She asked this question, still without looking at me, but in an
unwonted tone of sympathy. I could not reply at the moment, for my
voice failed me. She put her left arm across the head of her stick,
and softly laid her forehead on it.

"I am far from happy, Miss Havisham; but I have other causes of
disquiet than any you know of. They are the secrets I have

After a little while, she raised her head and looked at the fire

"It is noble in you to tell me that you have other causes of
unhappiness, Is it true?"

"Too true."

"Can I only serve you, Pip, by serving your friend? Regarding that
as done, is there nothing I can do for you yourself?"

"Nothing. I thank you for the question. I thank you even more for
the tone of the question. But, there is nothing."

She presently rose from her seat, and looked about the blighted
room for the means of writing. There were non there, and she took
from her pocket a yellow set of ivory tablets, mounted in tarnished
gold, and wrote upon them with a pencil in a case of tarnished gold
that hung from her neck.

"You are still on friendly terms with Mr. Jaggers?"

"Quite. I dined with him yesterday."

"This is an authority to him to pay you that money, to lay out at
your irresponsible discretion for your friend. I keep no money
here; but if you would rather Mr. Jaggers knew nothing of the
matter, I will send it to you."

"Thank you, Miss Havisham; I have not the least objection to
receiving it from him."

She read me what she had written, and it was direct and clear, and
evidently intended to absolve me from any suspicion of profiting by
the receipt of the money. I took the tablets from her hand, and it
trembled again, and it trembled more as she took off the chain to
which the pencil was attached, and put it in mine. All this she
did, without looking at me.

"My name is on the first leaf. If you can ever write under my name,
"I forgive her," though ever so long after my broken heart is dust
- pray do it!"

"O Miss Havisham," said I, "I can do it now. There have been sore
mistakes; and my life has been a blind and thankless one; and I
want forgiveness and direction far too much, to be bitter with

She turned her face to me for the first time since she had averted
it, and, to my amazement, I may even add to my terror, dropped on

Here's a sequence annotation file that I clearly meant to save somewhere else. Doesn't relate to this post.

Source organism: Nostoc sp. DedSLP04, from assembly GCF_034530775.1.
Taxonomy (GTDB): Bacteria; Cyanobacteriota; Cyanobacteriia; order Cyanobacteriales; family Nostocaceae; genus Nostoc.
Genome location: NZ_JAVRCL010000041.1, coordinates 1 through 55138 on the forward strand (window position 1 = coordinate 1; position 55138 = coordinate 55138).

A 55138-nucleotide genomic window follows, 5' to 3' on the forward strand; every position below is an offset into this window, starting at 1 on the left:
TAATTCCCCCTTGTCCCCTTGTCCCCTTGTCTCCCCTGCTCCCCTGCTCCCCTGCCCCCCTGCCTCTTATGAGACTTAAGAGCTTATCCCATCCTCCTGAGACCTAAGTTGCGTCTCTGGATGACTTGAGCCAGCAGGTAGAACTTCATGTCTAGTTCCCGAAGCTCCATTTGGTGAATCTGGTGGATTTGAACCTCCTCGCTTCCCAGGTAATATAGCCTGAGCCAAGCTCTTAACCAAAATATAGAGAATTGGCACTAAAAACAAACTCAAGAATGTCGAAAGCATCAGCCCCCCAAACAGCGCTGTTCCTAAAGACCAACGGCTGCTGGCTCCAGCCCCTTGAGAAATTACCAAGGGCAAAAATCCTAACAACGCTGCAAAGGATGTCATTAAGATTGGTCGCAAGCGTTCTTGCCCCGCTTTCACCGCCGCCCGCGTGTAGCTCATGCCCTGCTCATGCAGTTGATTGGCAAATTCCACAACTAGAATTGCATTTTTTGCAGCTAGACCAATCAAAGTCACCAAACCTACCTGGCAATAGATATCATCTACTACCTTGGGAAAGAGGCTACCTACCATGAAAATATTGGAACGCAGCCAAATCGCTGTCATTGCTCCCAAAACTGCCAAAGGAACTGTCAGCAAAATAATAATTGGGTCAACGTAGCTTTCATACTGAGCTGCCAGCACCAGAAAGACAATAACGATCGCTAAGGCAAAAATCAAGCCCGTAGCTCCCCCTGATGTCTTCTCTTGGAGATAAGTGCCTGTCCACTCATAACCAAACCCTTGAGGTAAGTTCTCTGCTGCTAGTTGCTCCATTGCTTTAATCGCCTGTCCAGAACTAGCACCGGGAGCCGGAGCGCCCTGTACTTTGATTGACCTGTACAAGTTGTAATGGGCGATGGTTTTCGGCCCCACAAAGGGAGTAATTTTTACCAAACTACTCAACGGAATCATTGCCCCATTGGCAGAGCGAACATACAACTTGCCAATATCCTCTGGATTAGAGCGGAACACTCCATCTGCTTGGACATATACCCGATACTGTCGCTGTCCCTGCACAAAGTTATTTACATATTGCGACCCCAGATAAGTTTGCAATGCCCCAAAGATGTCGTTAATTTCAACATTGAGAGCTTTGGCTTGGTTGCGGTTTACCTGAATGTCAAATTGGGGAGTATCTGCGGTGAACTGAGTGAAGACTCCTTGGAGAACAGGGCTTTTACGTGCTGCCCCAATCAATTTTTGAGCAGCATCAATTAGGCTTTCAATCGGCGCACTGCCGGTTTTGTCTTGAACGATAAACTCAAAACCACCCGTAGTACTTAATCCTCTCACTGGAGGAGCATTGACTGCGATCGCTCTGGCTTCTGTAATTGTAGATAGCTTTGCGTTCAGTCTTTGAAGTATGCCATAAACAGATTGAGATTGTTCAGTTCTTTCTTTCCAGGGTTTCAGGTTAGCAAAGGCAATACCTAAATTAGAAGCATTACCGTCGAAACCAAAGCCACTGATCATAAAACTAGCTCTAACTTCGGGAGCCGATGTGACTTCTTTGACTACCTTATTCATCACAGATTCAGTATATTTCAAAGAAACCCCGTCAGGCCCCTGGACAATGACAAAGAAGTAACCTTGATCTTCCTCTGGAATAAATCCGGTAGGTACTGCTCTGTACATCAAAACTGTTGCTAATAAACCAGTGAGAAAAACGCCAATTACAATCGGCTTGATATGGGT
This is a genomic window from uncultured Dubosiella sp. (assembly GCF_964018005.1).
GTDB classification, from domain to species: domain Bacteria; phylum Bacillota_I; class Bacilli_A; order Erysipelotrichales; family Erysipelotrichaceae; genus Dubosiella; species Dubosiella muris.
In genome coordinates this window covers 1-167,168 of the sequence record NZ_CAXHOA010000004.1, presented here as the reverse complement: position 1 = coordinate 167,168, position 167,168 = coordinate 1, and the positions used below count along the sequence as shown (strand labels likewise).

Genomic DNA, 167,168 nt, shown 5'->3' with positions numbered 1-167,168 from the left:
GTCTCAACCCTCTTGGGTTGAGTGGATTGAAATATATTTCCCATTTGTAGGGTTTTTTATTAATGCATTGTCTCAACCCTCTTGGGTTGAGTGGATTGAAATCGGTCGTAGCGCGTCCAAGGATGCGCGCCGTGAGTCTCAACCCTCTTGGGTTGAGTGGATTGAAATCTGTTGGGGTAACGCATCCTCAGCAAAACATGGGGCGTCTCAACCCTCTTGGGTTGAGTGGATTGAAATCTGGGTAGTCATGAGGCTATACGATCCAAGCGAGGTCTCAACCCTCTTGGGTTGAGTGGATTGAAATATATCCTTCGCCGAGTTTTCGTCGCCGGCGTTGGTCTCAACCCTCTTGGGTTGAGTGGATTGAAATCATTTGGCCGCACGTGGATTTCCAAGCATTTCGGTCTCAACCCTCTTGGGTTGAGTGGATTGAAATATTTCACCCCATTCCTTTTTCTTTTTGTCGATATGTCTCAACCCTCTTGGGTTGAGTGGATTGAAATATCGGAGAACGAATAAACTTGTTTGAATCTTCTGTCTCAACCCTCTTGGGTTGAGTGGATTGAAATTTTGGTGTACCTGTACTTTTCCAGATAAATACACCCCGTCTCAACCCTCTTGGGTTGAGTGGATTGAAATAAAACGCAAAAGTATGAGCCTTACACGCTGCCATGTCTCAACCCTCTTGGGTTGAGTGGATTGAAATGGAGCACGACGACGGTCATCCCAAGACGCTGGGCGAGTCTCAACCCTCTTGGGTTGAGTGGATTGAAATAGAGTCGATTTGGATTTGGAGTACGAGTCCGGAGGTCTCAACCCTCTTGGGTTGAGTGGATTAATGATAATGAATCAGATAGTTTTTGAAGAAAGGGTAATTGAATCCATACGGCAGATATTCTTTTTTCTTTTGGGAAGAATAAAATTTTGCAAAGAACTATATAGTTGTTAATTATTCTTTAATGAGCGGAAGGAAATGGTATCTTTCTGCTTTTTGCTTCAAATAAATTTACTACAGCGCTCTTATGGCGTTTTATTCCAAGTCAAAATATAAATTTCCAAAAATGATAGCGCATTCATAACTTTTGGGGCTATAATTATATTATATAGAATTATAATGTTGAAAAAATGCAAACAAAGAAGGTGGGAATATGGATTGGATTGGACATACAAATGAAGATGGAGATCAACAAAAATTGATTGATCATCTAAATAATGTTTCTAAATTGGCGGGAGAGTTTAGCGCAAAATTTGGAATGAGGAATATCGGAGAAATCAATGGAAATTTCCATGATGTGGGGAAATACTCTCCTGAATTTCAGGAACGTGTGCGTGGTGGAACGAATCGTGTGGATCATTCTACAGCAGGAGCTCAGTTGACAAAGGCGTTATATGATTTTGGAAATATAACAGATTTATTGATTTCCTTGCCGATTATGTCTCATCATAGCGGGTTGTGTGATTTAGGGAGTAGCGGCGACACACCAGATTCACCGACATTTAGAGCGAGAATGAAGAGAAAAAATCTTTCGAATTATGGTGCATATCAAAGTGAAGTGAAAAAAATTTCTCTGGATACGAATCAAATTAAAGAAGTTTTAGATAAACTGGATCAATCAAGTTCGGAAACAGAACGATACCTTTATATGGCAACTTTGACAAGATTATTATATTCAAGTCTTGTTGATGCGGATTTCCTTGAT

her knees at my feet; with her folded hands raised to me in the
manner in which, when her poor heart was young and fresh and whole,
they must often have been raised to heaven from her mother's side.

To see her with her white hair and her worn face kneeling at my
feet, gave me a shock through all my frame. I entreated her to
rise, and got my arms about her to help her up; but she only
pressed that hand of mine which was nearest to her grasp, and hung
her head over it and wept. I had never seen her shed a tear before,
and, in the hope that the relief might do her good, I bent over her
without speaking. She was not kneeling now, but was down upon the

"O!" she cried, despairingly. "What have I done! What have I done!"

"If you mean, Miss Havisham, what have you done to injure me, let
me answer. Very little. I should have loved her under any
circumstances. - Is she married?"


It was a needless question, for a new desolation in the desolate
house had told me so.

"What have I done! What have I done!" She wrung her hands, and
crushed her white hair, and returned to this cry over and over
again. "What have I done!"

I knew not how to answer, or how to comfort her. That she had done
a grievous thing in taking an impressionable child to mould into
the form that her wild resentment, spurned affection, and wounded
pride, found vengeance in, I knew full well. But that, in shutting
out the light of day, she had shut out infinitely more; that, in
seclusion, she had secluded herself from a thousand natural and
healing influences; that, her mind, brooding solitary, had grown
diseased, as all minds do and must and will that reverse the
appointed order of their Maker; I knew equally well. And could I
look upon her without compassion, seeing her punishment in the ruin
she was, in her profound unfitness for this earth on which she was
placed, in the vanity of sorrow which had become a master mania,
like the vanity of penitence, the vanity of remorse, the vanity of
unworthiness, and other monstrous vanities that have been curses in
this world?

"Until you spoke to her the other day, and until I saw in you a
looking-glass that showed me what I once felt myself, I did not
know what I had done. What have I done! What have I done!" And so
again, twenty, fifty times over, What had she done!

"Miss Havisham," I said, when her cry had died away, "you may
dismiss me from your mind and conscience. But Estella is a